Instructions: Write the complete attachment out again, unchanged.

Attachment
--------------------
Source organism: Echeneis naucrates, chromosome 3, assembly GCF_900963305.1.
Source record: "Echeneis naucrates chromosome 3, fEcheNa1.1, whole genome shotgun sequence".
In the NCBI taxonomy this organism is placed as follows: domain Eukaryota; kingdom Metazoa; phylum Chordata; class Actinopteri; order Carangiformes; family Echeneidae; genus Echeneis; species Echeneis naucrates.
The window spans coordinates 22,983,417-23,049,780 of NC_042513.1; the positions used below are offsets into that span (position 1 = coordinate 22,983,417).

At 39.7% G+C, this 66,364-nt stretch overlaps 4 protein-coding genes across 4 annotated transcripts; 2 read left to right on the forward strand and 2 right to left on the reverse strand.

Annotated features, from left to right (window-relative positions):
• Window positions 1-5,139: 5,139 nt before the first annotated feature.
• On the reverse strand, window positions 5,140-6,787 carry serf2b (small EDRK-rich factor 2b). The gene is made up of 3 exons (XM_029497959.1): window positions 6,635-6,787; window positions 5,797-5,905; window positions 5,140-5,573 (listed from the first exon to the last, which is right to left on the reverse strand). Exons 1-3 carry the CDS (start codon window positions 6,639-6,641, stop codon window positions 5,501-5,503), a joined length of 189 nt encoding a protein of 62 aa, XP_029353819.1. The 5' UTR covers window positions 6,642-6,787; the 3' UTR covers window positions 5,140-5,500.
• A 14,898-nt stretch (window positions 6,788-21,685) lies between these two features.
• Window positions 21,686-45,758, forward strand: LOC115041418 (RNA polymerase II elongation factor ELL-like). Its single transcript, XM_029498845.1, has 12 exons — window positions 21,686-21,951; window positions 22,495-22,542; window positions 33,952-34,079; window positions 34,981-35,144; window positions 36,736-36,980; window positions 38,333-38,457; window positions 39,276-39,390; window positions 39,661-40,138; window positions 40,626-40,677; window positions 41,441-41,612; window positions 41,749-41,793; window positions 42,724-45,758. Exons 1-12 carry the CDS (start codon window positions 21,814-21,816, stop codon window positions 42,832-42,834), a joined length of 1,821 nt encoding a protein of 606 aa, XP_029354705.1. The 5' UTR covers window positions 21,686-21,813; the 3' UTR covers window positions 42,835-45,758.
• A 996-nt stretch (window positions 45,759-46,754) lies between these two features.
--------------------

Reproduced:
Source organism: Echeneis naucrates, chromosome 3, assembly GCF_900963305.1.
Source record: "Echeneis naucrates chromosome 3, fEcheNa1.1, whole genome shotgun sequence".
In the NCBI taxonomy this organism is placed as follows: domain Eukaryota; kingdom Metazoa; phylum Chordata; class Actinopteri; order Carangiformes; family Echeneidae; genus Echeneis; species Echeneis naucrates.
The window spans coordinates 22,983,417-23,049,780 of NC_042513.1; the positions used below are offsets into that span (position 1 = coordinate 22,983,417).

At 39.7% G+C, this 66,364-nt stretch overlaps 4 protein-coding genes across 4 annotated transcripts; 2 read left to right on the forward strand and 2 right to left on the reverse strand.

Annotated features, from left to right (window-relative positions):
• Window positions 1-5,139: 5,139 nt before the first annotated feature.
• On the reverse strand, window positions 5,140-6,787 carry serf2b (small EDRK-rich factor 2b). The gene is made up of 3 exons (XM_029497959.1): window positions 6,635-6,787; window positions 5,797-5,905; window positions 5,140-5,573 (listed from the first exon to the last, which is right to left on the reverse strand). Exons 1-3 carry the CDS (start codon window positions 6,639-6,641, stop codon window positions 5,501-5,503), a joined length of 189 nt encoding a protein of 62 aa, XP_029353819.1. The 5' UTR covers window positions 6,642-6,787; the 3' UTR covers window positions 5,140-5,500.
• A 14,898-nt stretch (window positions 6,788-21,685) lies between these two features.
• Window positions 21,686-45,758, forward strand: LOC115041418 (RNA polymerase II elongation factor ELL-like). Its single transcript, XM_029498845.1, has 12 exons — window positions 21,686-21,951; window positions 22,495-22,542; window positions 33,952-34,079; window positions 34,981-35,144; window positions 36,736-36,980; window positions 38,333-38,457; window positions 39,276-39,390; window positions 39,661-40,138; window positions 40,626-40,677; window positions 41,441-41,612; window positions 41,749-41,793; window positions 42,724-45,758. Exons 1-12 carry the CDS (start codon window positions 21,814-21,816, stop codon window positions 42,832-42,834), a joined length of 1,821 nt encoding a protein of 606 aa, XP_029354705.1. The 5' UTR covers window positions 21,686-21,813; the 3' UTR covers window positions 42,835-45,758.
• A 996-nt stretch (window positions 45,759-46,754) lies between these two features.